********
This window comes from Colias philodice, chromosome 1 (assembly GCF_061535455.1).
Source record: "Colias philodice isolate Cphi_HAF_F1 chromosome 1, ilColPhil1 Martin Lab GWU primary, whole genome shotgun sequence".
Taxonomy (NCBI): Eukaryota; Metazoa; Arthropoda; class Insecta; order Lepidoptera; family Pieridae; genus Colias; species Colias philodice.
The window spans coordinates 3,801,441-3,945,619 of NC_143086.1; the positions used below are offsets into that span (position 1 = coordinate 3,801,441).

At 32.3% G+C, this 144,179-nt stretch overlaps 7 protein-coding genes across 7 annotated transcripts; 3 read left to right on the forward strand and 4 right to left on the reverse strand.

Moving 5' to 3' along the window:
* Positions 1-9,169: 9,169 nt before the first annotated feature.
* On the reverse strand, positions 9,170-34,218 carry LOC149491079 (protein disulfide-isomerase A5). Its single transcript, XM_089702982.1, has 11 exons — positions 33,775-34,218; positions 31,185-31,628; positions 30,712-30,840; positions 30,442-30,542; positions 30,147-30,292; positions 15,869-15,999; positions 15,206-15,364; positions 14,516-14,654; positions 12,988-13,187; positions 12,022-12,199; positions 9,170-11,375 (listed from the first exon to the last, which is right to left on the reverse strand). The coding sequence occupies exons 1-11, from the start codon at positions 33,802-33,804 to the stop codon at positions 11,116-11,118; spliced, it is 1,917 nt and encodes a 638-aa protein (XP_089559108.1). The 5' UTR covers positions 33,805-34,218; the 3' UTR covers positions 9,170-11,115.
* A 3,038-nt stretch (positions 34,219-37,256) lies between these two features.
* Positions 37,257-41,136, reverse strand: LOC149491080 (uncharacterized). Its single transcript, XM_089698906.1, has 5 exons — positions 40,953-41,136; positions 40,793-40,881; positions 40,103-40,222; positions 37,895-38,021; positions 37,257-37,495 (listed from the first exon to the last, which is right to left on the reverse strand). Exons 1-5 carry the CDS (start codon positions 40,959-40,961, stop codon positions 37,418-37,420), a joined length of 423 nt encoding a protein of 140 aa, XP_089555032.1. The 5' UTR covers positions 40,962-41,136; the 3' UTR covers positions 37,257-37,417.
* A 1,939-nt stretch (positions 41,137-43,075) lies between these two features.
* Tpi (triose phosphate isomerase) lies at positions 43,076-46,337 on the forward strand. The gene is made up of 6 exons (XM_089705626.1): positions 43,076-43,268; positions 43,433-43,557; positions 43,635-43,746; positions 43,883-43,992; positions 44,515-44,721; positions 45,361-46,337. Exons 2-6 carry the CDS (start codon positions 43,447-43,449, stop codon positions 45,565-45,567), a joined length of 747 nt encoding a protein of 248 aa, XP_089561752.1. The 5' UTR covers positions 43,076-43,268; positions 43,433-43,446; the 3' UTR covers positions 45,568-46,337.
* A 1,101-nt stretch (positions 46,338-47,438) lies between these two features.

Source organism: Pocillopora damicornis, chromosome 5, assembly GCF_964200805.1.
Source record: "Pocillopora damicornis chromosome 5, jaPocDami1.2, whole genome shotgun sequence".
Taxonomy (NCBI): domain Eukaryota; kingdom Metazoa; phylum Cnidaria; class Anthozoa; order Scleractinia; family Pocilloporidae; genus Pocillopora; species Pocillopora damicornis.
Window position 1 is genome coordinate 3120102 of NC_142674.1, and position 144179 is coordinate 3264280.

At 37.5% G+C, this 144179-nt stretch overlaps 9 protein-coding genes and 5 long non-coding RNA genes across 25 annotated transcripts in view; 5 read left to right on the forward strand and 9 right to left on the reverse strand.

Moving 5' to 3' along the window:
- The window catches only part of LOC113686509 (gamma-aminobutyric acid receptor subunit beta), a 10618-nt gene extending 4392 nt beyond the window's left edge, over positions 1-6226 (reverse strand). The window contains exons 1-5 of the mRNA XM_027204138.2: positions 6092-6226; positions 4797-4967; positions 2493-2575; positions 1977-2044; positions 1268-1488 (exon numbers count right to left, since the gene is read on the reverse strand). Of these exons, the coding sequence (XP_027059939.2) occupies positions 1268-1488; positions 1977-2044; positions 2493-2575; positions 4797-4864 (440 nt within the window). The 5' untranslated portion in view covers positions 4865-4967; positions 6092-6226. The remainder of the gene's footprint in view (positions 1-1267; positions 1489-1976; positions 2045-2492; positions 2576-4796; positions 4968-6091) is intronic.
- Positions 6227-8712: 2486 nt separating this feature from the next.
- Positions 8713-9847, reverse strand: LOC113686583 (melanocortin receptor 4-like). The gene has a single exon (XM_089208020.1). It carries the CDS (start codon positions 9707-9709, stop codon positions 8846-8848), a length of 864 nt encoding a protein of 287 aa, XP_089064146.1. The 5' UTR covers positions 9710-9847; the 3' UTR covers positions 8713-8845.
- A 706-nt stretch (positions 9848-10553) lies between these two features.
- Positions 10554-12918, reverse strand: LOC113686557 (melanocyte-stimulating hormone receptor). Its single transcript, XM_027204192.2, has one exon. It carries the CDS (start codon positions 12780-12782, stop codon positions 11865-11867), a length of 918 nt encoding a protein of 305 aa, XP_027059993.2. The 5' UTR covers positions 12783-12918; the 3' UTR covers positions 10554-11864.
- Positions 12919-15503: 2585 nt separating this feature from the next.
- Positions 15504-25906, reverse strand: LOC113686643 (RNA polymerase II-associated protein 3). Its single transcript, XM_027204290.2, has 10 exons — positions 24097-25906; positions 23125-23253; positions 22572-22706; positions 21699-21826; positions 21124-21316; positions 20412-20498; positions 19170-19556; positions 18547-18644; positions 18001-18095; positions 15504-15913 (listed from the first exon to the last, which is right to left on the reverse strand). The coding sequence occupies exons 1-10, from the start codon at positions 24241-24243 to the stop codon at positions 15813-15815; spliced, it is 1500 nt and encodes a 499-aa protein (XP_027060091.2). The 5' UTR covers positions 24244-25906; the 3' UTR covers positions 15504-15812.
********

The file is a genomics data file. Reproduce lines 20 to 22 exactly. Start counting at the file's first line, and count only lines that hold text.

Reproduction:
- The window catches only part of LOC113686509 (gamma-aminobutyric acid receptor subunit beta), a 10618-nt gene extending 4392 nt beyond the window's left edge, over positions 1-6226 (reverse strand). The window contains exons 1-5 of the mRNA XM_027204138.2: positions 6092-6226; positions 4797-4967; positions 2493-2575; positions 1977-2044; positions 1268-1488 (exon numbers count right to left, since the gene is read on the reverse strand). Of these exons, the coding sequence (XP_027059939.2) occupies positions 1268-1488; positions 1977-2044; positions 2493-2575; positions 4797-4864 (440 nt within the window). The 5' untranslated portion in view covers positions 4865-4967; positions 6092-6226. The remainder of the gene's footprint in view (positions 1-1267; positions 1489-1976; positions 2045-2492; positions 2576-4796; positions 4968-6091) is intronic.
- Positions 6227-8712: 2486 nt separating this feature from the next.
- Positions 8713-9847, reverse strand: LOC113686583 (melanocortin receptor 4-like). The gene has a single exon (XM_089208020.1). It carries the CDS (start codon positions 9707-9709, stop codon positions 8846-8848), a length of 864 nt encoding a protein of 287 aa, XP_089064146.1. The 5' UTR covers positions 9710-9847; the 3' UTR covers positions 8713-8845.